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London, UK - British Leisure carrier Virgin Atlantic will shift all flights from London Gatwick to London Heathrow and withdraw all seven of its Boeing 747-400s from the service as part of the company's restructuring strategy amid the global crisis.

The airline said in a statement that it would consolidate its London hub operations around Heathrow but would not abandon its Gatwick slot portfolio in the hopes of returning there once demand permits it. It will also maintain its Manchester Airport gateway operations.

According to the latest slot coordination report, Virgin Atlantic holds 34 slot pairs for the Summer 2020 season at Gatwick. The airline operated a leisure-oriented, predominantly Caribbean network from Gatwick with scheduled flights to Antigua, Bridgetown, Grenada, Havana Int'l, Montego Bay, New York JFK, Orlando Int'l, St. Lucia Hewanorra, and Tobago.


In terms of fleet operations, Virgin said it would operate only wide-body, twin-engine aircraft from London Heathrow and Manchester to the most popular destinations.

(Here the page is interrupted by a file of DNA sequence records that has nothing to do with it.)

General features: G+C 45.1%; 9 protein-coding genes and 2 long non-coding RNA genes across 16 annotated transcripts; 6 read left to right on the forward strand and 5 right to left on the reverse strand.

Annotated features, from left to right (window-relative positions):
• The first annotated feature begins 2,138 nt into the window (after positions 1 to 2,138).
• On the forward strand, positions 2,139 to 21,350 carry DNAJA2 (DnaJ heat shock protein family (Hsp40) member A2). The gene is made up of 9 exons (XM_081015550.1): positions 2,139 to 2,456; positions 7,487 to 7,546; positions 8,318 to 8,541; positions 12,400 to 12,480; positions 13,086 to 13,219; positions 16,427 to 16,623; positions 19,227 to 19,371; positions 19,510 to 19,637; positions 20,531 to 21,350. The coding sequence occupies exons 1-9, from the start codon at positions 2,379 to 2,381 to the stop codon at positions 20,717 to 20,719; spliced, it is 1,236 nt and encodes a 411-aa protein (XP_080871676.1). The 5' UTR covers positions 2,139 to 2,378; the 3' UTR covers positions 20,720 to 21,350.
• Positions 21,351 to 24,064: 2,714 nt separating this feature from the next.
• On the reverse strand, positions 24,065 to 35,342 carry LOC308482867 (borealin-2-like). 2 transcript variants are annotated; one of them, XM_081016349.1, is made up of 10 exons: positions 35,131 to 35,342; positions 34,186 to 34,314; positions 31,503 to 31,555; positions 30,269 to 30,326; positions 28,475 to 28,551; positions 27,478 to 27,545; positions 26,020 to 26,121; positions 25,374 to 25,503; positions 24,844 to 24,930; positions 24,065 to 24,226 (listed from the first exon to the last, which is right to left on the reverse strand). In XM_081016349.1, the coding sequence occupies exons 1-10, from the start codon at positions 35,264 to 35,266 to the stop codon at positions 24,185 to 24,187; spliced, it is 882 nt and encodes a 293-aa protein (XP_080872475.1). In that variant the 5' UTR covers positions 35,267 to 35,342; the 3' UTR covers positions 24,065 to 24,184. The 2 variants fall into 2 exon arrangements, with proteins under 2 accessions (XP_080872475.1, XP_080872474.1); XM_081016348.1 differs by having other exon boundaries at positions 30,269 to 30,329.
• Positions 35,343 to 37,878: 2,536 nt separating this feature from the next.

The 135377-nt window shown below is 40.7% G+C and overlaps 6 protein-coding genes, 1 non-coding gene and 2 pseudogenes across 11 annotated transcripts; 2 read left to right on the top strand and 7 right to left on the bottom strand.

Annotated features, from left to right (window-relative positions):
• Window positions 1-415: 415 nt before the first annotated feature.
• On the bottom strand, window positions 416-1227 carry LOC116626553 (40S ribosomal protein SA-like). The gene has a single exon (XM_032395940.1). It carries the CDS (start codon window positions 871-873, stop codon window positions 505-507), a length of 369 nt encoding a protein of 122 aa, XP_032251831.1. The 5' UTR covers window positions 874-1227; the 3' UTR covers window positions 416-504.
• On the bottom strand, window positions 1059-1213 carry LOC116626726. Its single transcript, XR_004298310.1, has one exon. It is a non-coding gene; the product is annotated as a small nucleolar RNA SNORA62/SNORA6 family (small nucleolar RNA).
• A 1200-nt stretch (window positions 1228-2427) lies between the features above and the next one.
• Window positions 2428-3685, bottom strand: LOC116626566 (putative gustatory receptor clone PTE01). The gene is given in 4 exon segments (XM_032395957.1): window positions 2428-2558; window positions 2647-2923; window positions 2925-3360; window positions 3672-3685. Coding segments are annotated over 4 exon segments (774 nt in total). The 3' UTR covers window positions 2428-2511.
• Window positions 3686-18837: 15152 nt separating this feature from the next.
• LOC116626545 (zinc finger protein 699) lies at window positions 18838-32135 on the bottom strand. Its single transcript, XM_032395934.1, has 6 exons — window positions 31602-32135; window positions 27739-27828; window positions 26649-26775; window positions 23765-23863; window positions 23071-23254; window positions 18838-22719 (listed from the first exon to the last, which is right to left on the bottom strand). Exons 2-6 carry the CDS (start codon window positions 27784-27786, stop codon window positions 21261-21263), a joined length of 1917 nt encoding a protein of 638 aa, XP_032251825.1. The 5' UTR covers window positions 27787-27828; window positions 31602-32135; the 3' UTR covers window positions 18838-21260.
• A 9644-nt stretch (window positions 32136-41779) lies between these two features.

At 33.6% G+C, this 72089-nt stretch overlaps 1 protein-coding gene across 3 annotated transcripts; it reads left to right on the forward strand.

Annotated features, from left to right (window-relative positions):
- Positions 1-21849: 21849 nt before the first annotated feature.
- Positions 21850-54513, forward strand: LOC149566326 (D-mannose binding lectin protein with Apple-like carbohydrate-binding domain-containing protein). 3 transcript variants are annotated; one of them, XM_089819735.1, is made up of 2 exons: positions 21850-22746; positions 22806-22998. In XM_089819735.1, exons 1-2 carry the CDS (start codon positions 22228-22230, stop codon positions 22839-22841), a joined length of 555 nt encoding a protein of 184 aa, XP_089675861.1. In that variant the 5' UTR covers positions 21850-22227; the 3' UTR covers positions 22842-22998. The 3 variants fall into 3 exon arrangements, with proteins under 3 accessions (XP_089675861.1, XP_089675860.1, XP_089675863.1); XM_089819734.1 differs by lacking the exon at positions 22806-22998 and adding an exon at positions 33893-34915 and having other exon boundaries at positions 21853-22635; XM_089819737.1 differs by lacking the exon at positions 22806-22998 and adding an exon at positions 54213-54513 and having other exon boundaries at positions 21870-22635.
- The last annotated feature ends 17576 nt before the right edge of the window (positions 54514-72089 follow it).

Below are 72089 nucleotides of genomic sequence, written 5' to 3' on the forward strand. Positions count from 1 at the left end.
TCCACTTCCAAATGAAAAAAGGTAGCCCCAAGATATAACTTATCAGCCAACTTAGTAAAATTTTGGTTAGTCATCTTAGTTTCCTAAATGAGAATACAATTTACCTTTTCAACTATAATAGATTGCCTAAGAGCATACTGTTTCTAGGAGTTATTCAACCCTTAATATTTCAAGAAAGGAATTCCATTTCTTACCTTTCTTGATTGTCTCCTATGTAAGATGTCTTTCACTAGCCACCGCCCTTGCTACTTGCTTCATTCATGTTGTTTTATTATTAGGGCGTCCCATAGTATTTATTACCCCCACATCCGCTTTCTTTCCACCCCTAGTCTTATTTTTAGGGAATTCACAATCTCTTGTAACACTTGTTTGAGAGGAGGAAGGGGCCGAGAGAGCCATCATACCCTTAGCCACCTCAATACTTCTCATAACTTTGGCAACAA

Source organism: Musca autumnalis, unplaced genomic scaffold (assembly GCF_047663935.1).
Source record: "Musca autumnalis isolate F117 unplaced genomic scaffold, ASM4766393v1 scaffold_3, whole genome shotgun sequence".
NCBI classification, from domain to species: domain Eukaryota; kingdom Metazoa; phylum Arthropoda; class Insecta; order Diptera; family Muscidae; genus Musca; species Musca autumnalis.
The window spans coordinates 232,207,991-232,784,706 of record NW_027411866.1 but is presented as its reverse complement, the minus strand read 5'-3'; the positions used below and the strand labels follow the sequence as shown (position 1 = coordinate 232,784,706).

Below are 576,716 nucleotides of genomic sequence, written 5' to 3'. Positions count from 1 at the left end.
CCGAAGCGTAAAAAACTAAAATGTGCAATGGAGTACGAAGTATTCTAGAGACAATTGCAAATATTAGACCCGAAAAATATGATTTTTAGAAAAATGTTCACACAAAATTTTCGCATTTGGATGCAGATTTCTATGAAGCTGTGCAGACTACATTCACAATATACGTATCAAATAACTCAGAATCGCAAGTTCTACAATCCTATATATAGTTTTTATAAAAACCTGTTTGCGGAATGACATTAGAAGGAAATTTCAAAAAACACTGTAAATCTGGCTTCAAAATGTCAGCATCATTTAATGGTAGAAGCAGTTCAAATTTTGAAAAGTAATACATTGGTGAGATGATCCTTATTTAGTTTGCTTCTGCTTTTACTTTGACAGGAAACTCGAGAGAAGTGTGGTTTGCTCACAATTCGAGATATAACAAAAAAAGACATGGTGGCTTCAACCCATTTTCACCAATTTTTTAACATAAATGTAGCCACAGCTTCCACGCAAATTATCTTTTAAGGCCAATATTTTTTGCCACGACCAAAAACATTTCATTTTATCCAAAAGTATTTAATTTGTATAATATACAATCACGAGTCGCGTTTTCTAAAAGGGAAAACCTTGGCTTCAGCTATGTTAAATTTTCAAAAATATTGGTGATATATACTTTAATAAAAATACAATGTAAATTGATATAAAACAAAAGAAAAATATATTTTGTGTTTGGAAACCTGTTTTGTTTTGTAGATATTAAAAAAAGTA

As such, in addition to the early retirement of its Airbus A340-600 fleet, Virgin has now phased out its seven remaining Boeing 747-400s. Flightradar24 ADS-B data shows the quadjets concluded scheduled operations at the end of March. These planes are nearly 20 years old on average. Five are leased from the America lessor GECAS while the remaining two are owned by Virgin Atlantic.

Virgin Atlantic will also retire all four A330-200s (including two units operated through subsidiary Virgin Atlantic International) as planned in 2022. The airline also operates ten A330-300s, five A350-1000s, and 17 Boeing 787-9s. It has three more A350-1000s and eight A330-900s on firm order from Airbus.

In tandem with its planned network and fleet cuts, Virgin Atlantic also announced a plan to reduce its headcount by 3,150 staff. A 45-day negotiation period with labor unions BALPA and Unite will soon start ahead of retrenchments.

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